We finished warming up and I headed into the ring. Fence one was an oxer! But, that forward was there, and Neuf was jumping great, so it was good. Left turn to a bending line for 2 and 3, two verticals, then another line, I forgot to count the strides, but I called it the Maryland line (MD State flag colors), that was 4 and 5, then around to the right for 6a/b and 7, and it was 5 strides between 6b and 7…and we did a smooth FOUR. Like holy shit, we were going at a decent clip! Then, Neuf listened, came back to me for a tight turn to 8 and I almost got lost for another tight turn left to 9, the last fence. I took one rail, I don’t remember which one. I’ll have to watch the video again to see.

So, the second round was going to be great. Then Tori walked past the ring, just as I’d walked in, and she had Neuf’s stablemate. If she’d been 20 seconds later, it would have been fine, we’d have been going and focused, but I let Neuf getting distracted, distract me, and I chickened out. I never even cantered and excused myself.

I’m ok with that decision. I’ve been following a lot the advice in that book on regaining confidence and not overfacing yourself is one of the key tenets. And, I have to say it is working.

Tomorrow I go in the ring again and I know it will be better.

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2015 Wrap Up

2015 has been a much better year than 2014 was, I had one fall, instead of four.

The annual summary for riding at TerraOasis farm. After 10 years of tracking rides, I’m up to 4687 rides. The Riders at TerraOasis

Rider Total Rides Average Rides per Week
Mel 435 8.37
Suzy 85 1.63
Cameron 42 .81
Marit 135 2.60
Patrick 2 N/A

*Weekly averages are using the number of weeks riding in the barn. There were a handful of guests and helpers who rode as well, but I only tallied them into the horse counts. For 2015 on the horses, we had almost the full year with everyone.  Sadly we had to put Harold down in December.  And Zen rung in 2015 with a nasty hock infection that took him out of action for almost 3 months.

Horse Total Rides Average Rides per Week
Bali 225 4.33
Sparkle 81 1.56
Neuf 224 4.5
Harry 70 1.67
Zen* 48 1.20
Ernie 138 2.65

I am writing this from Southern Pines, NC again for a few days of riding around the Walthour-Moss Foundation and taking lessons.  I brought Neuf this year.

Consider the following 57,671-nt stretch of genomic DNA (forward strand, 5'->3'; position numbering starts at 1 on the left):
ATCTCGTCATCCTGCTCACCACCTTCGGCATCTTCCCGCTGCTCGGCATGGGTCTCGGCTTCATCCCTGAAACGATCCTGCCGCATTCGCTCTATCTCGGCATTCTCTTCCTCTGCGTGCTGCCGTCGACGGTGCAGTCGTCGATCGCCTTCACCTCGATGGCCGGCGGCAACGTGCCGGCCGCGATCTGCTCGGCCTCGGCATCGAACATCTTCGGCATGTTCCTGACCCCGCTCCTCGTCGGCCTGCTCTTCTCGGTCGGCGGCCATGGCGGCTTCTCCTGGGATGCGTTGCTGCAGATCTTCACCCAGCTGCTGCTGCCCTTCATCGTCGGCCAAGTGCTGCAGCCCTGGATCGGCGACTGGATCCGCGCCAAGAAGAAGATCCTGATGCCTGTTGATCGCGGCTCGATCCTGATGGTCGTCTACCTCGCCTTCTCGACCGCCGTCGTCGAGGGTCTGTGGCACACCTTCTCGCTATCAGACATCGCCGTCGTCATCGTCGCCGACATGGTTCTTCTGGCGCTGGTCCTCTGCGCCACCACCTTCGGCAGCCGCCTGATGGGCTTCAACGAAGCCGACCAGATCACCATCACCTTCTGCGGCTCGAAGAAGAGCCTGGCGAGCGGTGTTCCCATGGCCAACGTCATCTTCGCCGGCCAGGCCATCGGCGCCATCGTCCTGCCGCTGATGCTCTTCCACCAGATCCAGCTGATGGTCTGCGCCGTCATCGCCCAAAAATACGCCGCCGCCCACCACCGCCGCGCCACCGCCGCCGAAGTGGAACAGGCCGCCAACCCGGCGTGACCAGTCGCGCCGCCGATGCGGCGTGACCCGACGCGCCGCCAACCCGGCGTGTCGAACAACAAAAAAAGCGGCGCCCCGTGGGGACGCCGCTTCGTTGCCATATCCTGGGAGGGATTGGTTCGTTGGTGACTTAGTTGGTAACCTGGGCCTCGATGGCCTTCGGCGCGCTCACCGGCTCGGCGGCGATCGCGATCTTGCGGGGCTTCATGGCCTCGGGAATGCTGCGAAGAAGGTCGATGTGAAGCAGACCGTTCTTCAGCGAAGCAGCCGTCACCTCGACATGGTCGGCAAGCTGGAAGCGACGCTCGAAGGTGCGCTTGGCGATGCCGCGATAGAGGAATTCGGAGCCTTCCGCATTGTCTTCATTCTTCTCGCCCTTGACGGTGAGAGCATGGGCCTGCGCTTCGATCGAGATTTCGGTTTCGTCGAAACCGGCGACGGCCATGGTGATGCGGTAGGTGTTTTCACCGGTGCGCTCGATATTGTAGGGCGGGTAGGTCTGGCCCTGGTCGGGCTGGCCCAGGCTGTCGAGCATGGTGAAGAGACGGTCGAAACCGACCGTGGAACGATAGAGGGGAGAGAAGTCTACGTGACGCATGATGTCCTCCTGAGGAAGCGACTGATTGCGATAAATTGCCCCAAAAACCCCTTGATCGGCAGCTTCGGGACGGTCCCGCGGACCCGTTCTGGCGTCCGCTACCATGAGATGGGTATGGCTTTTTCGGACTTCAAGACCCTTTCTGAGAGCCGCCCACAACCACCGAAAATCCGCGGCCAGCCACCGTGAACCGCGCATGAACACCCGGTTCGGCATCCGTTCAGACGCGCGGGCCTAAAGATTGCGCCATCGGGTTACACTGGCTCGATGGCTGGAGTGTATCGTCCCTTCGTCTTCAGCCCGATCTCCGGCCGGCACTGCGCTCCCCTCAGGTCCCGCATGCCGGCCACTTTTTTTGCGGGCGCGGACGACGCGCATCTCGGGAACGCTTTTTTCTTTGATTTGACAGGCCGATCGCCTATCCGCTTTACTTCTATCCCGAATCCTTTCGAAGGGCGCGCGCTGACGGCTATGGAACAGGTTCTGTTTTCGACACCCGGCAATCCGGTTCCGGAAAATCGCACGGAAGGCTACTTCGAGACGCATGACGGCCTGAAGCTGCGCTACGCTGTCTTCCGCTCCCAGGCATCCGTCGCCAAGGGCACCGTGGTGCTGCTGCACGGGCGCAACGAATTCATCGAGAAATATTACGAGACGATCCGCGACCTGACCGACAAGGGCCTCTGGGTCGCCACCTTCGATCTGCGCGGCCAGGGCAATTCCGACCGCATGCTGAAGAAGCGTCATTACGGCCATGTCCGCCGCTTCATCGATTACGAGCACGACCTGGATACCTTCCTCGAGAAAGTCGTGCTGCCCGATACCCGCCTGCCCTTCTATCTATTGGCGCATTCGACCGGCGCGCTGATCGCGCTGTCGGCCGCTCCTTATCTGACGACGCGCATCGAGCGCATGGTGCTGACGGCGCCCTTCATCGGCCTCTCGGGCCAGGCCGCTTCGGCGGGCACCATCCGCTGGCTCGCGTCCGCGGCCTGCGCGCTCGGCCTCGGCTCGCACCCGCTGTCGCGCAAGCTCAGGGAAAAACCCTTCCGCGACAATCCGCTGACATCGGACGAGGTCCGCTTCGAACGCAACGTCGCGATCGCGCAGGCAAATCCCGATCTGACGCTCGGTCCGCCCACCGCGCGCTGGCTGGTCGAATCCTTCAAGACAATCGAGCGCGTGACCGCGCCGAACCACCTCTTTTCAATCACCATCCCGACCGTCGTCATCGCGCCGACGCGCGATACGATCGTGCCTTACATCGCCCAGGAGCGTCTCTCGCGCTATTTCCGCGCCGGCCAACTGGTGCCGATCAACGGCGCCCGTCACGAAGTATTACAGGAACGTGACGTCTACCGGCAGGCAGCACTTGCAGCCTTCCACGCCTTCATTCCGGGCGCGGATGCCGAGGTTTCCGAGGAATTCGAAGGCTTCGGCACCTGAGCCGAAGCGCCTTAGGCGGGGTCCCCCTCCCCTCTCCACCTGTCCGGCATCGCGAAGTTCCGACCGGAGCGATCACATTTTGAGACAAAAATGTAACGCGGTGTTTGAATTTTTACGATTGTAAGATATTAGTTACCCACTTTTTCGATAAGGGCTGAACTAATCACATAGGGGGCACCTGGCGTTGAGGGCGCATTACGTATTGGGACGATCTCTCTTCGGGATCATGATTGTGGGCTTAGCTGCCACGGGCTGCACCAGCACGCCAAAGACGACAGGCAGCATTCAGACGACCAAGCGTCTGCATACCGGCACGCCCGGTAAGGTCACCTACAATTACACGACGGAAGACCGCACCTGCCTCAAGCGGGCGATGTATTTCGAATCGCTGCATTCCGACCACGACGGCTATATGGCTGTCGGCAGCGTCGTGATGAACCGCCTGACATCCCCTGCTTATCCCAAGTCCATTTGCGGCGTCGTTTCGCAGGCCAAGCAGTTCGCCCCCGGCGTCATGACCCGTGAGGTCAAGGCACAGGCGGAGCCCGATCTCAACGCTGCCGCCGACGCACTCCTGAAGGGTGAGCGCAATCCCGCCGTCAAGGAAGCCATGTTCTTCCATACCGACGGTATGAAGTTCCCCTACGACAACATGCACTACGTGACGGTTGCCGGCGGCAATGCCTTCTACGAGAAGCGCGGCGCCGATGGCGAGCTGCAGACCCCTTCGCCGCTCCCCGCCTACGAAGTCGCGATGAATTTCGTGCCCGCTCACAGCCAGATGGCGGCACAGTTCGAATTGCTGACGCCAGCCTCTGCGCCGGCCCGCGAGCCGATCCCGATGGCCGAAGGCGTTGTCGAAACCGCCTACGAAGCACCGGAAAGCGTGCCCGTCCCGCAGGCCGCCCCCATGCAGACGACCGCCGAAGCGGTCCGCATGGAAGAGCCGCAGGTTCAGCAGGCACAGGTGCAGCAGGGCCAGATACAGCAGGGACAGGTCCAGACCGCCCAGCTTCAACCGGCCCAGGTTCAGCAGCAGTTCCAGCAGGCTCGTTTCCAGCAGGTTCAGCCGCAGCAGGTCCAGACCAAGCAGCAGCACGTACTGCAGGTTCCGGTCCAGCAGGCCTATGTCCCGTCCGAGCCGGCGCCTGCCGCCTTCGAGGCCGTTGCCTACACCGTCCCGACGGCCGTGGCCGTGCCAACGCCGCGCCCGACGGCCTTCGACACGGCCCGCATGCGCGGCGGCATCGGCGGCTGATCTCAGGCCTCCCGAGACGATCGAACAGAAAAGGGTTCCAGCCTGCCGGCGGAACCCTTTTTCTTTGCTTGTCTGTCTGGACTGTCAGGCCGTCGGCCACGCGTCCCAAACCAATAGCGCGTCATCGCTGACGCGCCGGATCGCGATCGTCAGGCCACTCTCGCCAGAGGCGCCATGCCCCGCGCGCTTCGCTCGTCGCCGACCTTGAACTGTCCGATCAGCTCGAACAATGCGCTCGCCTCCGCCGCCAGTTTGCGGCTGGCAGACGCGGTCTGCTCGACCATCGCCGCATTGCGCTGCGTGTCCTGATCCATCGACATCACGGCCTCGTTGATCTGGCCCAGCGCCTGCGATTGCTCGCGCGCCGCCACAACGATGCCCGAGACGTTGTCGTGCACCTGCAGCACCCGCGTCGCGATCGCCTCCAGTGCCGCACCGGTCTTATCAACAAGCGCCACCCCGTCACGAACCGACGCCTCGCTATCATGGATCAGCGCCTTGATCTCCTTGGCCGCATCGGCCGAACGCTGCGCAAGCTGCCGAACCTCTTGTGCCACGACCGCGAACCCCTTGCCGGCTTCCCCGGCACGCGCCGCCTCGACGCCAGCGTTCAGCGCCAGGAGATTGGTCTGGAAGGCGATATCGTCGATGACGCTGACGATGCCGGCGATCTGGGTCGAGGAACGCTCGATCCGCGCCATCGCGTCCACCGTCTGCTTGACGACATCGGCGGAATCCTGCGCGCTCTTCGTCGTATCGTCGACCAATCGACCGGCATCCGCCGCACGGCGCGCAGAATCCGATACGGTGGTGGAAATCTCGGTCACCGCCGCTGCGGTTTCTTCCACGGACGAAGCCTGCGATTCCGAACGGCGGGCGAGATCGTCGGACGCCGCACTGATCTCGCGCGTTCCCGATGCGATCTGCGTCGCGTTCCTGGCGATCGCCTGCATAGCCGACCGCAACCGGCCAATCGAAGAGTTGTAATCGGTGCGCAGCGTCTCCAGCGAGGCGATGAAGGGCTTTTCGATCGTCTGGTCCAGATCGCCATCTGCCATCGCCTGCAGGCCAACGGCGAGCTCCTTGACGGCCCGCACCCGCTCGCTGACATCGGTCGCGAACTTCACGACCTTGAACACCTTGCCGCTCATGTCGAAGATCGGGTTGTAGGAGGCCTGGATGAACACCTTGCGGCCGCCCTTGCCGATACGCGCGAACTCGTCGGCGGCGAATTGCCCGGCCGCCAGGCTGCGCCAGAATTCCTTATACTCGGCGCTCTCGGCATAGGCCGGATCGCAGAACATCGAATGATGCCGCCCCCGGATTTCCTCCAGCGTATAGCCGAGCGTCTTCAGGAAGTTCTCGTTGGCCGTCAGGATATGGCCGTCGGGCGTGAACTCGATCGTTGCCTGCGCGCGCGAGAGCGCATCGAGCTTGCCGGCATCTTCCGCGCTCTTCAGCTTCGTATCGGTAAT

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Facing the Fear Factor: Developing positive memories

I have not been following the book’s protocol completely, even though it says that is the way to the best results, largely because while I’m afraid in a few situations, I’m not a fearful rider about almost everything. But I’m following the ones that I think will help me get rid of my fears. I DO get off when I am feeling worried. that seems to be helping.

I am also practicing visualizing fun, relaxing rides.

Jumping is getting fun again, Neuf is really fun to jump, so I jump him a couple of times a week. I’m mostly doing gymnastics, which are good for developing confidence. I’ve also done a couple of jumping lessons with Bali, and that is helping me feel more confident with the jumping. I’m remembering that I used to love jumping and was actually a lot better at that than dressage.

I am not scared on Neuf, but I’m also not completely relaxed yet. Yesterday, the plan was to have a jumping lesson, and if he was good, a short work today followed by a long walk. The plan had to be changed. There was crazy amounts of traffic on the road outside the barn, since the main road was closed for the Christmas parade in town, people were cutting through on the gravel roads, but that wasn’t why we changed plans. While warming up, we were doing fine with all the rattling traffic, but Neuf went on high alert and it sounded a little like a flock of Canada geese taking off, I stopped, listened and realized that a hunt was close by, and I decided to get off. That was a good decision. The first rider came galloping by moments later, followed by three more. The hounds were in full cry, all the horses in the fields were going nuts, galloping all over, we all just went into the barn. Neuf did pretty good, but he was up. I stuck him in his stall for a few minutes, then Martin thought the hunt was gone, but I decided that I’d rather Martin ride. So he did. And it was good for Neuf…the hunt wasn’t done so he was very nervous, had a few moments of naughtiness, nothing extreme, but given my working on only positive experiences, I was glad that I was not on him. While I can ride that, right now, I still am not confident in it, I would have not been the calm rider Neuf needed.

So, today we had our jumping lesson. It was good. Neuf was forward, which I felt good about. He did pull his evasive spin maneuver, with a buck, started to bolt when the other rider was approaching from the other way, and I rode through that ok. I wasn’t pleased with it, but I wasn’t scared I was going to fall. I circled, scolded him and went right back to our jumping line. The jumping was good. I had one line that was just right…unfortunately I wasn’t able to get that good every time and I had a couple of bad misses, but Neuf was a good boy and packed me over those too. The rest were all decent. We ended up going around the little course twice in a row so I’d start to relax into it.

I still am far from cantering relaxed out on our trails, but I am getting much better about being happy and relaxed a lot more often.

Each time Neuf is naughty and I’m ok, it also helps me regain my confidence.